Now Scotland has spoken, let's look to a brighter future for all of us
I'm writing this the day before the Scottish referendum. You're reading it the day after. That's a discombobulating notion to begin a column with. At least for the writer. As the reader, you have a distinct advantage.
You can feel smug about the degree of your knowledge and understanding compared to mine. And how I envy you that, your ability to view years of frenzied hypothesising, campaigning, see-sawing hysteria from the safe, calm position of hindsight, the wisest and clearest of all views.
You will know if the last ditch promise of Dave's devomax convinced enough undecideds to swing No. Or if the UK is to say goodbye to that big hunk of green up top and wish the new, free Scotland all the best in its solo endeavours.
Of course, this might not be a big deal to you. Perhaps you haven't been dreaming about the referendum and waking up with another argument brewing in your foggy head. I've tried to escape the speculation, the slogans, the hyperbolic tales of terror and utopia.
First, I curled up with Jane Austen's Emma, my usual apolitical comfort read in stressful times. But a voice in my head kept reminding me the novel might never have seen the light of day if it hadn't been for Edinburgh publisher John Murray (a visionary, he also published Byron, Darwin and fellow Scot Conan Doyle). And that for centuries Scots have shone like blinding stars in world-renowned British enterprises as diverse as publishing, economics, academia, medicine, law, politics, philosophy and the arts. Bugger.
I purchased noise-cancelling headphones and burrowed into my pillow to listen to Radio Four Extra – repeats of Anthony Trollope dramatisations and Samuel Pepys' Diary. Then it began to nag; Four Extra is a small, digital BBC station – if Scotland goes it alone and the BBC loses the £350m a year Scots contribute to the license fee, could it be cut completely?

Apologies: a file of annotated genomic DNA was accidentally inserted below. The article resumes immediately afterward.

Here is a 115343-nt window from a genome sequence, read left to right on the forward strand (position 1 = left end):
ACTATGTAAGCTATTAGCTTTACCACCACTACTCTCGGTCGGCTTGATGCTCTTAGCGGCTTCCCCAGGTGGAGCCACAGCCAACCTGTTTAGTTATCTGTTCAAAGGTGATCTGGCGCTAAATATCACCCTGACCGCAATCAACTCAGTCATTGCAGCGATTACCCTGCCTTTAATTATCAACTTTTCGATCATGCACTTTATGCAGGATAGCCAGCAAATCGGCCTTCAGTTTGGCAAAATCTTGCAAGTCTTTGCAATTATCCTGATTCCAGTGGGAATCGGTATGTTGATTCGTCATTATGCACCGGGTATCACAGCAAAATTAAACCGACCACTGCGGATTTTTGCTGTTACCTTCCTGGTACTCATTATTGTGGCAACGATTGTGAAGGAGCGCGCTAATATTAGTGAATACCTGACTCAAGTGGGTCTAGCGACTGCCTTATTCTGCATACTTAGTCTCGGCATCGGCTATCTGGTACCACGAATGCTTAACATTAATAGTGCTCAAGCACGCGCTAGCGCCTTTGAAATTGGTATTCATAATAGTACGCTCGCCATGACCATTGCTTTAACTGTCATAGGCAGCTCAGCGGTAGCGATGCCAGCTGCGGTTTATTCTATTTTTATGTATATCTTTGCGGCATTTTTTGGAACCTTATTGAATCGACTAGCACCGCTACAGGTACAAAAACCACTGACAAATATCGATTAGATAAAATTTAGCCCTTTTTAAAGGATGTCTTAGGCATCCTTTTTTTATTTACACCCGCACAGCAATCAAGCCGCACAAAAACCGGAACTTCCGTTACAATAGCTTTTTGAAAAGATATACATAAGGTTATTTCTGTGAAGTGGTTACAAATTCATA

Whether, like me, you're part of a family made up of Scots, Northern Irish and half 'n' halfs, or you have no Scots blood at all, you've woken up to a different Britain today, one which is likely to take a diversion regardless of the result. The impact of an independent Scotland, especially on the 95-year-old debate in Northern Ireland, is fairly obvious. But even if the vote is for the devomax Scotland the Westminster parties have now signed up for, the ripples could be fast and long-reaching.
Some reckon the almost fully devolved Scotland will be the first step to a federalised UK. Especially if Scotland begins to thrive under its own, extra-powered steam, or if it starts to look like a fairer, more equal society than that enjoyed by fellow working class citizens on the other side of Hadrian's Wall.
On the eve of the vote, I still to and fro on what would be best for Scotland. Beyond the bluster, the sexy street parties, the pleas to stay from JK Rowling and Bob Geldof(?!), a number of intelligent, compassionate, romantic thinkers continue to make me consider, and re-consider.
The Scots have punched so far above their weight on the world stage they make tiny Rocky knocking out man-mountain Dolph Lundgren by blowing really hard on him look a reasonable turn of events. Is that because they thrive as the perceived underdogs, boldly kicking against the pricks of the establishment? Or would they have gone even faster, higher, stronger, if they'd never been tethered to The Man, against their will, all those years ago?
Whatever Scots decide, I hope it marks the beginning of a better Britain for all 65 million of us.
Martin’s touching farewell to pal Ian
The argument about the legacy of Ian Paisley will rage for decades. A hero, a snake.
For me, though, the outstanding contribution to the debate was Martin McGuinness' simple, heartfelt, hand-written memorial, written directly to his “friend”: “We pointed the way to a better, peaceful future.”
Somehow, among the loud, public conversation McGuinness found a tone which sounded genuine and intimate; from one man in an almost unique position to the only other man who properly understood it.
It was a stark reminder of how while the rest of us soapbox, the real life-changing stuff gets done quietly, behind closed doors, between a handful of human beings.
You couldn’t put a Price on this fun
How lovely to be reminded this week that Katie Price is still out there, having babies and posting pictures of them on social media, alongside some of herself in a g-string (to give hope to other new mums trying to lose weight for their Christmas calendar).
Hope reigns eternal as we know that, despite his affair when Katie was seven months pregnant, husband, builder (bricks)/stripper (not wallpaper) Kieran Hayler has now decided to stick loyally by his wife.
They've called their new daughter Bunny, I'm guessing after the cheeky chappie star of Katie's favourite's novel, Donna Tartt's The Secret History.
It's never dull with this crazy couple!